For months, Macon businesswomen Erin Bickley and Jenny Greer had to sit on the news that their business, Hold Your Haunches, had netted two investors from the hit ABC series “Shark Tank.”
But since their episode aired a few weeks ago and the news became public, the pair have been riding a whirlwind.
Greer and Bickley received about 3,400 emails the morning after the episode aired, a mix of well-wishers and potential customers looking to order their product -- high-end, form-fitting women’s pants designed to have a slimming effect on the wearer.
“We went to bed at 2 (a.m.) and got up at 7 (a.m.),” Greer said, referring to a viewing party held at Idle Hour Country Club for more than 100 people. “We were pretty much sold out within the first 36 hours” after the show aired.
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The two entrepreneurs hunkered down in their office during the next several days while friends and family members looked in on them and brought them food. Greer’s mother-in-law, Kay Greer, helped them with the phones.
Bickley said the interest in their creations was unprecedented.
“We sold more by Friday morning than in all of our years with the business,” she said.
The two entrepreneurs had no business experience and had started Hold Your Haunches in 2010 only because, after an exhaustive search, they couldn’t find a similar product. So they decided to manufacture it themselves.
They flew to Los Angeles in September to film their episode of “Shark Tank,” in which five millionaire investors hear pitches from entrepreneurs who are seeking investments in their start-ups. The two had no idea if they’d get a deal -- or if their segment would even air.
Getting on the air was equally important for them because it essentially amounts to a 12-minute “infomercial” for the product, even if they couldn’t lure an investor. Many of the pitches on the shows have benefitted from the so-called “Shark Tank effect,” in which viewers search for a product even if the pitch is unsuccessful.
But fortunately for Greer and Bickley, they got the best of both worlds.
Not only did the segment air last month, but the two also convinced two of the sharks, Barbara Corcoran and Lori Greiner, to invest $75,000, plus a $100,000 credit line in exchange for a 40 percent stake in the company.
Since the episode aired, their sales have nearly tripled, zooming from $265,000 to more than $750,000. The pair said the number of likes on their Facebook page has doubled, while their email list has risen from 800 to 10,000. There are more than 6,000 customers on a waiting list until more of the pants are ready.
Not only did Greer and Bickley receive a cash infusion into the business, but they now also have access to the experience and contacts of Greiner and Corcoran.
In a phone interview, Corcoran -- a New York-based real estate magnate -- said it was the first time she’s ever closed a deal with Greiner, an entrepreneur known as the “Queen of QVC.” Corcoran said she sent emails to the male sharks -- Kevin O’Leary, Mark Cuban and Robert Herjavec, who passed on the deal because they didn’t understand the product -- to rub the deal in their faces.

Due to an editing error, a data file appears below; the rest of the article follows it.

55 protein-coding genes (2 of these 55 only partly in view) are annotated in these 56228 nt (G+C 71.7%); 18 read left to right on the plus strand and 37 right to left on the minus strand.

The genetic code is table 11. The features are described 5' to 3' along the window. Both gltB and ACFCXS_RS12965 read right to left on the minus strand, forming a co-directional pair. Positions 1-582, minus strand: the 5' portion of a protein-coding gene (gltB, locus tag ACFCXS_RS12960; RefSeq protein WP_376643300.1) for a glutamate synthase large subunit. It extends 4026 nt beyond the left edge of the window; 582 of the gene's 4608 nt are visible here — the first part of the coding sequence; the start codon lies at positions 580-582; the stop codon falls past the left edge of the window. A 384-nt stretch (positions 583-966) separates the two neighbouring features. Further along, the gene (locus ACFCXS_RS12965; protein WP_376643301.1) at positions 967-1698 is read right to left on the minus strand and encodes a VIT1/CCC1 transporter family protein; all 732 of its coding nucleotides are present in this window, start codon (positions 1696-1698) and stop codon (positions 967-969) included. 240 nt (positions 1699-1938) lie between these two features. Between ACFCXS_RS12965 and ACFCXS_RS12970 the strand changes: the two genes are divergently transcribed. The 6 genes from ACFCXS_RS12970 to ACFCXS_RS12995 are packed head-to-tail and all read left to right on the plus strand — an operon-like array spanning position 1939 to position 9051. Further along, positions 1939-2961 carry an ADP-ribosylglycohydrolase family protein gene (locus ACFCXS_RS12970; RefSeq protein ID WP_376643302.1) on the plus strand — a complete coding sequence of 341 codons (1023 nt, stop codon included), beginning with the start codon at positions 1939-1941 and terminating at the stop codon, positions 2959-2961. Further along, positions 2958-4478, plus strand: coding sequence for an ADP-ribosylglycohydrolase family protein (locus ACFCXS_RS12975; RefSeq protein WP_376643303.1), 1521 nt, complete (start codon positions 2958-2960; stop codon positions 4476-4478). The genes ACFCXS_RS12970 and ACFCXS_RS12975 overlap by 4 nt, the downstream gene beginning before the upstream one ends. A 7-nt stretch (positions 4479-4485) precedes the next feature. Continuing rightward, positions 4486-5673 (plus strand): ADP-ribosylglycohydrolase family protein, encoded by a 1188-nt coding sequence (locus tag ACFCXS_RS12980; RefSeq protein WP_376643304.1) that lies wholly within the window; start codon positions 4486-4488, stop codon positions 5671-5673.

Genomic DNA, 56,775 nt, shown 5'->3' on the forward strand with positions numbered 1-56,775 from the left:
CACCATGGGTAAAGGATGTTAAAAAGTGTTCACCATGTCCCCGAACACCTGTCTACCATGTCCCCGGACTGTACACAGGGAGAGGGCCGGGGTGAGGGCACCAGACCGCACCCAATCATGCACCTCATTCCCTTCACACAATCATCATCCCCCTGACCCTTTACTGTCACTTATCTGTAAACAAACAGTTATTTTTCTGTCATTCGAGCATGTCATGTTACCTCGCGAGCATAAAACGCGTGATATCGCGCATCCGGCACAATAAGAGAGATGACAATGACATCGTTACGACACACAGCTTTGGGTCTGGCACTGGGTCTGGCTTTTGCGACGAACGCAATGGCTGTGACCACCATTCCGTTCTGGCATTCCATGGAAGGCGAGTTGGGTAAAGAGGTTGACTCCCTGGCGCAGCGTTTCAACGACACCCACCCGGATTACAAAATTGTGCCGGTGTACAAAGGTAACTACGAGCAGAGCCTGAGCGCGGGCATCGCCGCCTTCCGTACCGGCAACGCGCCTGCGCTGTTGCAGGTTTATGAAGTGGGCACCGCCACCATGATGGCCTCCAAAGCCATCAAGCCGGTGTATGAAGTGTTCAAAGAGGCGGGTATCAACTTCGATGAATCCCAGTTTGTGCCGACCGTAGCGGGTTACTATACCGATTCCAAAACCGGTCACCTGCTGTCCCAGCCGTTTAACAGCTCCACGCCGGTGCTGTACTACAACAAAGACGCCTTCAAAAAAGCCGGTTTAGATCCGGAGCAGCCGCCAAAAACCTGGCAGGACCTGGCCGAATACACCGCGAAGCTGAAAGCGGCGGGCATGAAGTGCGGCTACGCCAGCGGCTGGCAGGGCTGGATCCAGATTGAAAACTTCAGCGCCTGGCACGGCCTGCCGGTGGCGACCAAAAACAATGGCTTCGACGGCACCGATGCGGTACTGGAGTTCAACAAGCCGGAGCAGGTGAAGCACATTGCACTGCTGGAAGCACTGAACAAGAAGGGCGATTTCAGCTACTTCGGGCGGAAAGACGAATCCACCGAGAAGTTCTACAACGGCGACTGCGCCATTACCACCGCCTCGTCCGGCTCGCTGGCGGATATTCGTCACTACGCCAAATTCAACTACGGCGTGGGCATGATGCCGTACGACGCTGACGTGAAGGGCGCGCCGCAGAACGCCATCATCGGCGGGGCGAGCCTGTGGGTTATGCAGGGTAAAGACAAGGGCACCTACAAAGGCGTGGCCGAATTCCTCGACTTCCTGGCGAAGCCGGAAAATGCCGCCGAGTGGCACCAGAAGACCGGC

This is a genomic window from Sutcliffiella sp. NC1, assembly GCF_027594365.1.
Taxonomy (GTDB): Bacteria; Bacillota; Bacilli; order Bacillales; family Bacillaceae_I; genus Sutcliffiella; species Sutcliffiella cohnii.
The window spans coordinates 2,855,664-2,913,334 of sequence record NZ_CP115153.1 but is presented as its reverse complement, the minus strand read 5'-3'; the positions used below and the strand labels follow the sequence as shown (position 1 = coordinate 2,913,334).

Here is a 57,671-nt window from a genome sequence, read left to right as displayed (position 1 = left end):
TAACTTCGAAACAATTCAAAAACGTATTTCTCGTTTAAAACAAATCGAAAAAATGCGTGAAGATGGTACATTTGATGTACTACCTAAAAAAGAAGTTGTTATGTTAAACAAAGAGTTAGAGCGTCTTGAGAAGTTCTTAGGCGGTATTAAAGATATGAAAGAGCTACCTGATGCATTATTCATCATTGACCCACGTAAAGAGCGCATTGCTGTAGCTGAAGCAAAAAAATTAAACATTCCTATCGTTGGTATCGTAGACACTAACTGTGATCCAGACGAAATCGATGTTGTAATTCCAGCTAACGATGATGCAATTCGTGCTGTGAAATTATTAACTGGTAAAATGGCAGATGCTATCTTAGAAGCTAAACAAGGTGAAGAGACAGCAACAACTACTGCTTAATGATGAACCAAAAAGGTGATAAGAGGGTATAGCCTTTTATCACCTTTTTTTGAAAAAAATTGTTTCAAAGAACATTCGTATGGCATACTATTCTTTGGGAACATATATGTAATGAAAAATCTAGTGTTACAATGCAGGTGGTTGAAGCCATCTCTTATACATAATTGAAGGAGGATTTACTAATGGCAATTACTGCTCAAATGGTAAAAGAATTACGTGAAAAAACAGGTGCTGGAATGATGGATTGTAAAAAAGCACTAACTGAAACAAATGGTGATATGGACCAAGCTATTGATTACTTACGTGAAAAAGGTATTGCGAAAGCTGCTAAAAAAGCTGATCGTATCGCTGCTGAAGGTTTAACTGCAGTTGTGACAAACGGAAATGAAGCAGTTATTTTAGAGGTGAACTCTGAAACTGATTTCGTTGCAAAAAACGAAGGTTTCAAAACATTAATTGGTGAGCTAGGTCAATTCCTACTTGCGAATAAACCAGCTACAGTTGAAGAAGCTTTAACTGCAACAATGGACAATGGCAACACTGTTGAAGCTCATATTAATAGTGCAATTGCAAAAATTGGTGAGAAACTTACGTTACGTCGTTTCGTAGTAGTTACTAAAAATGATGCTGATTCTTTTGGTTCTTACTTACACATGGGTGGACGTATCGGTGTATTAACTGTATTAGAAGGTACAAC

“I take delight in that,” Corcoran said, noting that the pitch took a men-vs.-women tone among the sharks.
Bickley and Greer said they’ve mostly been working with Corcoran’s and Greiner’s associates, but they did have an extensive brainstorming session with Corcoran recently. During the session, Corcoran emphasized a “Girl Power!” theme in how they intend to promote Hold Your Haunches. Corcoran said she intends on having a segment next season updating viewers on the success of Hold Your Haunches, and she gave Greer and Bickley a list of ideas to make that happen.
Corcoran said she was even more impressed at the pitch when she watched the episode than when she was an actual part of it.
“What you have there is a dynamic duo,” she said. “They looked better on ‘Shark Tank’ than in person. Everyone felt they did great on TV.”
Corcoran said their personalities, as well as their Southern charm and passion for their business, played into the pair’s favor.
Since the episode aired, the deal with the sharks has changed and is still in the process of being reworked. That’s not unusual, Corcoran said, because the show works exactly the opposite of how real-life investing works.
On the show, an entrepreneur makes a pitch and if the sharks decide to invest, they do their due diligence afterward. Corcoran said several of her deals have fallen apart during the due diligence stage. In the real world, she said, her associates spend a great deal of time examining a start-up’s numbers and relevant data. Only if the company passes muster during that phase would an investor like Corcoran agree to meet with the entrepreneur to strike a deal.
With Hold Your Haunches, Corcoran said she’s liked what she’s seen. She said she received more emails about Hold Your Haunches than any other company she’s made a deal with on the show.
Meanwhile, Bickley and Greer remain busy. They’re moving to new office space on Vineville Avenue next month, they’ve hired their first employee, and they are working diligently to meet all of their orders.
They also want to add a new color to the pants, all styles of which now come in black, as well as other clothing products. But that’s taken a back seat because the business has more immediate priorities.
“We’ve got to get through this first,” Bickley said. “We’re waiting for the biggest order we’ve ever placed -- 5,500 (pants) that will come in June.”
“We don’t have anything to sell” right now,” Greer added. “People saw (the pants), and there’s nothing like it out there.”
To contact writer Phillip Ramati, call 744-4334.